En EspaŅol

Q. Who is Mr. Smarty Plants?

A: There are those who suspect Wildflower Center volunteers are the culpable and capable culprits. Yet, others think staff members play some, albeit small, role. You can torture us with your plant questions, but we will never reveal the Green Guru's secret identity.

Help us grow by giving to the Plant Database Fund or by becoming a member

Did you know you can access the Native Plant Information Network with your web-enabled smartphone?

Share

Ask Mr. Smarty Plants

Ask Mr. Smarty Plants is a free service provided by the staff and volunteers at the Lady Bird Johnson Wildflower Center.

Search Smarty Plants
    
 
See a list of all Smarty Plants questions
Can't find the answer in our existing FAQs, submit a question to Mr. Smarty Plants.
Need help with plant identification, visit the plant identification page.
 
rate this answer
3 ratings

Saturday - January 24, 2009

From: New Braunfels , TX
Region: Southwest
Topic: Wildflowers
Title: Will wildflowers planted in late December bloom this year?
Answered by: Barbara Medford

QUESTION:

I have a home near Canyon Lake and seeded wildflowers on the property in late December. I have since read that the ideal time to seed them is before December 1st. Do they have a chance to bloom this Spring?

ANSWER:

That depends entirely on conditions you can't control. Wildflower seeds usually need some period of cold stratification, which is provided by normal weather conditions, in order to sprout. Germination also involves rainfall (you remember rain, don't you?). In Central Texas, we generally have the best rains in Fall, so if we had any rain this past Fall, your seeds missed it. On the bright side, wildflowers have been existing for millions of years entirely without our intervention and in all kinds of weather cycles. Some of them may very well manage to emerge and bloom. The urge to reproduce, which is visible in blooming to produce seeds, is dominant in all living species, so those wildflowers are going to be trying. In the second place, the ones that do bloom and set seed will result in more plants next year, and other seeds will be dormant in the soil until the right conditions appear. And you can always plant more seed next October or November, and by the following Spring (weather permitting) have a wonderful stand of flowers.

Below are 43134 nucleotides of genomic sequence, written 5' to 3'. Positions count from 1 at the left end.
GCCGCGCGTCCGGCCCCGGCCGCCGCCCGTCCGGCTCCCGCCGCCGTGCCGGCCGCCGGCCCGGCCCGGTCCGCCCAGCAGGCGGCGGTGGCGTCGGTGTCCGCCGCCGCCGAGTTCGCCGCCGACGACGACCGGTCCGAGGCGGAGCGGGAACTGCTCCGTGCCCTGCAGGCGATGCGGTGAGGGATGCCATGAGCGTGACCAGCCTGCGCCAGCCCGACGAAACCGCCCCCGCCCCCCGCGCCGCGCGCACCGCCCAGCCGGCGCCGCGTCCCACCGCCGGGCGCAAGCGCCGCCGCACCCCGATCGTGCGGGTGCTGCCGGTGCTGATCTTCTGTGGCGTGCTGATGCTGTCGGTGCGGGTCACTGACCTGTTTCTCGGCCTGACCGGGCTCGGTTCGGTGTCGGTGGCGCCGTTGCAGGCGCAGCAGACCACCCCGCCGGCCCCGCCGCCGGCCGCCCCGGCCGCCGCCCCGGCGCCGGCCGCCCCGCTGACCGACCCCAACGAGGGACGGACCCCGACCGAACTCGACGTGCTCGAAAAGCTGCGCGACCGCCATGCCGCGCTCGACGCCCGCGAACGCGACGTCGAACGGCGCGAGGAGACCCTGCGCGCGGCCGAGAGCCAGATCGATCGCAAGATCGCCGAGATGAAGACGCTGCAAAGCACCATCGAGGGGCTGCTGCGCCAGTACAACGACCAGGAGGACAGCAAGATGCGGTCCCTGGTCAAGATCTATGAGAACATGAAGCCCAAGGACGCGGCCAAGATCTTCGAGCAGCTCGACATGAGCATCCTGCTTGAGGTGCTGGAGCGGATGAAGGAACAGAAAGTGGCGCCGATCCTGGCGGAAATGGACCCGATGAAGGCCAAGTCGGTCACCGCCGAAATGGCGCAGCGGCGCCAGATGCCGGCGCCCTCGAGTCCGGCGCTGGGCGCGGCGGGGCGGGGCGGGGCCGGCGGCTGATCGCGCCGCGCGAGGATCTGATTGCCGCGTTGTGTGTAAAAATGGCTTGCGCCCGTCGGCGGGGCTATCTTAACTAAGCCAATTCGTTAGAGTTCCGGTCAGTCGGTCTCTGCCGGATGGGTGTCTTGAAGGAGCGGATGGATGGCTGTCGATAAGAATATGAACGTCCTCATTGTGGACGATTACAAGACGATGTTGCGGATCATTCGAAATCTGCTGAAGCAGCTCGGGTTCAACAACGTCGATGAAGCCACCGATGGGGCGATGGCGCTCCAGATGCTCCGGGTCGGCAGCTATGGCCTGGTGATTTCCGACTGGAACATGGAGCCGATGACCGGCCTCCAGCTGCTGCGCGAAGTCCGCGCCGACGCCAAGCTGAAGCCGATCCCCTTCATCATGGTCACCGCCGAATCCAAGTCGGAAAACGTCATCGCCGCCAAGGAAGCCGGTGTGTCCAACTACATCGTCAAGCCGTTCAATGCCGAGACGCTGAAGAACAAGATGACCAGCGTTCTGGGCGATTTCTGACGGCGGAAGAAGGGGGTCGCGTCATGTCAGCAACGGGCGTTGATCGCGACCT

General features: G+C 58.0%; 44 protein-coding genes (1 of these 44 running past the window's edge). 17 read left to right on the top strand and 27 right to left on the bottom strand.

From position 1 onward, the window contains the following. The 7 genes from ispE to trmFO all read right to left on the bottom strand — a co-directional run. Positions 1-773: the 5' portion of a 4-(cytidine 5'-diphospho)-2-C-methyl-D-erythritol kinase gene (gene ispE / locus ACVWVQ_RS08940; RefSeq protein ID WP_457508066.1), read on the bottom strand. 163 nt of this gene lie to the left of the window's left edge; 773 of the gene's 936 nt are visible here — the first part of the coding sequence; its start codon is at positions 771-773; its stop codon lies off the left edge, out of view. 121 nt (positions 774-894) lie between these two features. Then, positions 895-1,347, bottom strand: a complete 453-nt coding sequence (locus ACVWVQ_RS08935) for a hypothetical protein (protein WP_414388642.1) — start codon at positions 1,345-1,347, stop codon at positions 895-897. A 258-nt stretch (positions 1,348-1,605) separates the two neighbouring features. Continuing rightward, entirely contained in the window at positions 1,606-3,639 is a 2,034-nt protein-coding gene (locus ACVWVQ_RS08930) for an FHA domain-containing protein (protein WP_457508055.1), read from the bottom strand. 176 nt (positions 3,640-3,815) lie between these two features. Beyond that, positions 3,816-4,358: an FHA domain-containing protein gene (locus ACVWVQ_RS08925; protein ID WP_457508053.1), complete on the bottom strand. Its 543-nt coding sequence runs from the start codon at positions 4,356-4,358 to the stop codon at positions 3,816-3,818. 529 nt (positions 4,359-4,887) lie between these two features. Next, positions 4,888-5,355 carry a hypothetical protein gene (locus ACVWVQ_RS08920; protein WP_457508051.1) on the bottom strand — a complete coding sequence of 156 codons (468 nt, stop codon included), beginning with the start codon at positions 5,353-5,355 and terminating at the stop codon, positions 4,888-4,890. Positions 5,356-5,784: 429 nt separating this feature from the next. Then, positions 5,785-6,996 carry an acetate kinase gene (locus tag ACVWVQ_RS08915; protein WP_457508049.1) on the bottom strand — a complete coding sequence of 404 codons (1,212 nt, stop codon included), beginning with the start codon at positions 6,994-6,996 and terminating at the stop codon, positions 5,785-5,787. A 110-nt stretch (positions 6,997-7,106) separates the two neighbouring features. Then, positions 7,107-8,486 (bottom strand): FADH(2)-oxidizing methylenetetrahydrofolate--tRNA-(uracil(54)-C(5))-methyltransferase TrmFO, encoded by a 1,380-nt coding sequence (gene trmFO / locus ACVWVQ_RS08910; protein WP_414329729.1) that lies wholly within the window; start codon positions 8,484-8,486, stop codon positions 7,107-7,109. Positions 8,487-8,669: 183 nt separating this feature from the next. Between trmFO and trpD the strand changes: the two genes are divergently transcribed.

More Wildflowers Questions

Dicentra Late in Emerging in the Spring
April 29, 2013 - I have had a bleeding heart plant that has come up for over 50 years. This year it did not come up. Is there anything I can do? Is there a chance that it will come up next year or should I assume that...
view the full question and answer

Should Bluebonnets Be Planted in Mulch in Spring Branch, TX
September 23, 2010 - I would like to plant bluebonnet seeds in my flower bed. The bed has a layer of shredded cedar mulch. Do I need to remove the mulch where the seeds will be planted, or will the plants grow up through ...
view the full question and answer

Bluebonnet prospects for 2009 in Central Texas
January 31, 2009 - How does the bluebonnet season look for 2009 in Central Texas (Austin). Will it be a good year and when will it start and when will it peak? Thanks for all you do!!!
view the full question and answer

Establishing a wildflower meadow in Madison GA
January 21, 2010 - Can a wildflower meadow be established by seeding in a sunny pasture without removing all existing vegetation, just mowing low and slightly loosening soil with the teeth on a front end loader?
view the full question and answer

Growing Texas bluebonnets in North Carolina
March 11, 2008 - I live in North Carolina and love the Texas Bluebonnets. Can I create my own mix of soil to be able to grow them here? Soil is basically red clay and icky.
view the full question and answer

Support the Wildflower Center by Donating Online or Becoming a Member today.
E-NEWSLETTER | BECOME A MEMBER | DONATE NOW | MEDIA | SITEMAP | STAFF
© 2016 Lady Bird Johnson Wildflower Center